Wednesday, October 21, 2015

The irony cannot be missed that despite the fact Volkswagen (VW) translates to ‘people’s car’ in the German language, it has proved to be anything but that. The discovery of a ‘defeat device’ created by the VW company in their vehicles in order to falsify the pollution level emitted, has cost them not only the trust of the public, but possibly, even the German reputation.

According to a feature in Khaleej Times, there were tests conducted by the West VirginiaUniversity (WVU) to check the level of emissions from Volkswagen. In doing so, they discovered a significantly higher level than the US Environmental Protection Agency (EPA) approved standards.

Why would the world’s most successful car-manufacturer want to indulge in such a risky and environmentally harmful scheme? Perhaps they wanted to save money and manpower on required additional equipment. However, none of that is worth it if it means letting down their customers and altering their perception by misleading them.

The logo of automobile brand, Volkswagen. Source:
More importantly, and maybe even worse, is the added impact that the scandal would have had on the health of millions and the environment. Exhaust fumes from vehicles contain high levels of nitrogen oxide, which not only causes respiratory problems but affects the atmosphere as well. Clearly, the German company did not stop to think about the long-term consequences and rather, created a cheap alternative just for the sake of passing the emission detection tests that were conducted.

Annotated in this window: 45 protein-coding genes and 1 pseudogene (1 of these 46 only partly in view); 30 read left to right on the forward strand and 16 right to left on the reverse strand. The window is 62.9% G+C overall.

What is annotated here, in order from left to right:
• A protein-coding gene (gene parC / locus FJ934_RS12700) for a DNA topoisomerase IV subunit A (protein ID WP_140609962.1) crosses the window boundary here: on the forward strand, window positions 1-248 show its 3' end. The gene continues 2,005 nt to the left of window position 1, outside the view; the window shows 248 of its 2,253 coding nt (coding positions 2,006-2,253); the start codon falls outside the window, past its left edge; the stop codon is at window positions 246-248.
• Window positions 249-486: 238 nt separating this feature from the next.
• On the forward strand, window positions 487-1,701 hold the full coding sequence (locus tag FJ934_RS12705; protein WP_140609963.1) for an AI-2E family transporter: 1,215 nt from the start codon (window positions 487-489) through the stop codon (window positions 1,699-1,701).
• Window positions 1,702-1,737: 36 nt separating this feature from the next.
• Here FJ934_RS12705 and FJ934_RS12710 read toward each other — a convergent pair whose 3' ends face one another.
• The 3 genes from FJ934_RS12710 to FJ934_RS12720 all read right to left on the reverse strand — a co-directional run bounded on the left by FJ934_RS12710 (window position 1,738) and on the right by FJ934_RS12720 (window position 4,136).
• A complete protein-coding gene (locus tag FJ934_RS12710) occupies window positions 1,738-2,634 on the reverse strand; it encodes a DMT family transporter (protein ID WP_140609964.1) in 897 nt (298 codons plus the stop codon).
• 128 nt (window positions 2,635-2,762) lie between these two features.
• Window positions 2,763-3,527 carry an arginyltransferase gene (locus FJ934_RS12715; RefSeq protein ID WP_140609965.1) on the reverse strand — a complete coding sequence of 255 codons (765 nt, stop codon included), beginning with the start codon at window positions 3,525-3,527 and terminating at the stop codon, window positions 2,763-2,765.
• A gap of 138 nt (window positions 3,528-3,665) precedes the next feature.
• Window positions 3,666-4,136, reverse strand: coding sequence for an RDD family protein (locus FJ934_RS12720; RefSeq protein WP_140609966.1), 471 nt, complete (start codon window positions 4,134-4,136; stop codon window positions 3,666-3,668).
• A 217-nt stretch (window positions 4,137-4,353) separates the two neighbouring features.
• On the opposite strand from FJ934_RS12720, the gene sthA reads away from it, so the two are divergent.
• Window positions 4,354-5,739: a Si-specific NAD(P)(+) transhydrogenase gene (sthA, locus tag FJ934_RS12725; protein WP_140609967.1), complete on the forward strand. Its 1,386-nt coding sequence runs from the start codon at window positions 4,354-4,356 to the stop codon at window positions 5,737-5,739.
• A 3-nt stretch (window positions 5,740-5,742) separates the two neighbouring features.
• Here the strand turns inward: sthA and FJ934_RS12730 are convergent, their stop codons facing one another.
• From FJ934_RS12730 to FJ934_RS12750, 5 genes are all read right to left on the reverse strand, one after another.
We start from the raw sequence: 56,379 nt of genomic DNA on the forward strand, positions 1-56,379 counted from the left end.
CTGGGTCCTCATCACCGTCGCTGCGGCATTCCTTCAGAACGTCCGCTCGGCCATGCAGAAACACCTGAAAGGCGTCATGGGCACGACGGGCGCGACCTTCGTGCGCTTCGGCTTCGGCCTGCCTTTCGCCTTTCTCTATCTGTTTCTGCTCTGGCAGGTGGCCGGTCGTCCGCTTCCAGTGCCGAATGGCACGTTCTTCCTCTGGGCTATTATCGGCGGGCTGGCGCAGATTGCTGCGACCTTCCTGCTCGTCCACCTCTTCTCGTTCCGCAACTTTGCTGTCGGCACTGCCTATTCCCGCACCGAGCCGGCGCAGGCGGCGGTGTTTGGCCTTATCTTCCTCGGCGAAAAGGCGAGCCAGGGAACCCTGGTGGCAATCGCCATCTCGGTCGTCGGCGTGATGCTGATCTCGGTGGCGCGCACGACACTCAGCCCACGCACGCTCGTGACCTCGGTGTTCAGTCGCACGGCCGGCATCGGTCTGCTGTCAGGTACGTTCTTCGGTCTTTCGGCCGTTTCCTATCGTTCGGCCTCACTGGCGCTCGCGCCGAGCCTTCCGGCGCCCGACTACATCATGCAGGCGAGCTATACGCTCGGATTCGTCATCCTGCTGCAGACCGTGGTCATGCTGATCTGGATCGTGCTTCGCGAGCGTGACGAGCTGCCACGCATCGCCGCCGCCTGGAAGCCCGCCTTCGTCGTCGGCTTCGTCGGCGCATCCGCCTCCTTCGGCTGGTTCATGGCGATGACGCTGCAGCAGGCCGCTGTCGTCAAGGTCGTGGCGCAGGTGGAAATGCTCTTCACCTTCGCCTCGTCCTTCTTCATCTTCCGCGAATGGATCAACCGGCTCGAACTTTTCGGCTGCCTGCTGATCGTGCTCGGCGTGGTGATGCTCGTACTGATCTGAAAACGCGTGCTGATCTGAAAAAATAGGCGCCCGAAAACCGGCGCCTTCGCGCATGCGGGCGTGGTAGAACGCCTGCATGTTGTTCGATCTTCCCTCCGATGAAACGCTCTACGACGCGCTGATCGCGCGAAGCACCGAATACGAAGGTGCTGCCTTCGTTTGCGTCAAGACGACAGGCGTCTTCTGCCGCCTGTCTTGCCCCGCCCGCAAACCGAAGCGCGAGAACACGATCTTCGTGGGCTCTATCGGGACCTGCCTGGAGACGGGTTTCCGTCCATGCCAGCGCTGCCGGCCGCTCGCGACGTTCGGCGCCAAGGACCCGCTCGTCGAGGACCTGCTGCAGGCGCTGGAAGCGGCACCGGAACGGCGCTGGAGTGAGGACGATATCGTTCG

The fact that they let this affect around 11 million cars around the world, shows that they did not consider how bad this would be for the country’s reputation either. Even though Angela Merkel, Chancellor of Germany, stated that the scandal would not leave a lasting damage, experts believe otherwise.

“We are beginning to treat VW as a macro story – damages and economic impact likely to be very large,” tweeted Wolfgang Munchau, president of Euro Intelligence.

“Because of Volkswagen’s central role in German automobile industry, the scandal is a devastating blow to the country’s global image,” wrote David Bach in his article for The Financial Times, having further added that it will be hard for the German industry to move away from this scandal very quickly.

It might be even more difficult to do so, seeing as the new CEO taken on board is Mattias Müller who was formerly the CEO of Porsche. It is doubtful that company made the right choice here; promoting an insider of the very same company accused of fraud, rather than hiring someone from the outer circle.

Volkswagen's new CEO Mattias Muller attends press conference following scandal. Source:

By Revathy Rajan

The writer is a final year Media & Communication student specialising in Journalism. 
The writer is a final year Media & Communication student specializing in Journalism.
Looks like we will have to wait and see how Müller is going to steer the direction of the VW scandal towards a solution.o steer the direction of the VW , towards a solution.